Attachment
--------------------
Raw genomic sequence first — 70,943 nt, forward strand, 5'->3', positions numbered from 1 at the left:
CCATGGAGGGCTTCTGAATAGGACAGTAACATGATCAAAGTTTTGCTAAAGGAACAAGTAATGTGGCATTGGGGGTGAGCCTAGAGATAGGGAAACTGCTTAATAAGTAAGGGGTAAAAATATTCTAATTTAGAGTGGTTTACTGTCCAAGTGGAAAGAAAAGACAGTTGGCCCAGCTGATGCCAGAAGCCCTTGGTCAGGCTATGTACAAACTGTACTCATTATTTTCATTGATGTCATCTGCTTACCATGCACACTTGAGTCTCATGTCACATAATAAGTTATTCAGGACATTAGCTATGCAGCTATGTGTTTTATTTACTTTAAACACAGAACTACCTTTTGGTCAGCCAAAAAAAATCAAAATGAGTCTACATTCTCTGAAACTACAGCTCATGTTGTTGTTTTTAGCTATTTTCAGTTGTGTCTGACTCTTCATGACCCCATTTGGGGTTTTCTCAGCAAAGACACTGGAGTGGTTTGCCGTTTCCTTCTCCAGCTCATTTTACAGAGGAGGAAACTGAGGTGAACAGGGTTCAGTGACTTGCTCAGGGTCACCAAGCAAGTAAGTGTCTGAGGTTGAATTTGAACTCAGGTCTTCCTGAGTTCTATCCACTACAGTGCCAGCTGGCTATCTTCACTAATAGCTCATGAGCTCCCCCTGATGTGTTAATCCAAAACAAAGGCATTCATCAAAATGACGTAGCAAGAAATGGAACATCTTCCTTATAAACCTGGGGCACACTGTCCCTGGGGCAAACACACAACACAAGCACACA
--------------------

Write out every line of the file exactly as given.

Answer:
Raw genomic sequence first — 70,943 nt, forward strand, 5'->3', positions numbered from 1 at the left:
CCATGGAGGGCTTCTGAATAGGACAGTAACATGATCAAAGTTTTGCTAAAGGAACAAGTAATGTGGCATTGGGGGTGAGCCTAGAGATAGGGAAACTGCTTAATAAGTAAGGGGTAAAAATATTCTAATTTAGAGTGGTTTACTGTCCAAGTGGAAAGAAAAGACAGTTGGCCCAGCTGATGCCAGAAGCCCTTGGTCAGGCTATGTACAAACTGTACTCATTATTTTCATTGATGTCATCTGCTTACCATGCACACTTGAGTCTCATGTCACATAATAAGTTATTCAGGACATTAGCTATGCAGCTATGTGTTTTATTTACTTTAAACACAGAACTACCTTTTGGTCAGCCAAAAAAAATCAAAATGAGTCTACATTCTCTGAAACTACAGCTCATGTTGTTGTTTTTAGCTATTTTCAGTTGTGTCTGACTCTTCATGACCCCATTTGGGGTTTTCTCAGCAAAGACACTGGAGTGGTTTGCCGTTTCCTTCTCCAGCTCATTTTACAGAGGAGGAAACTGAGGTGAACAGGGTTCAGTGACTTGCTCAGGGTCACCAAGCAAGTAAGTGTCTGAGGTTGAATTTGAACTCAGGTCTTCCTGAGTTCTATCCACTACAGTGCCAGCTGGCTATCTTCACTAATAGCTCATGAGCTCCCCCTGATGTGTTAATCCAAAACAAAGGCATTCATCAAAATGACGTAGCAAGAAATGGAACATCTTCCTTATAAACCTGGGGCACACTGTCCCTGGGGCAAACACACAACACAAGCACACA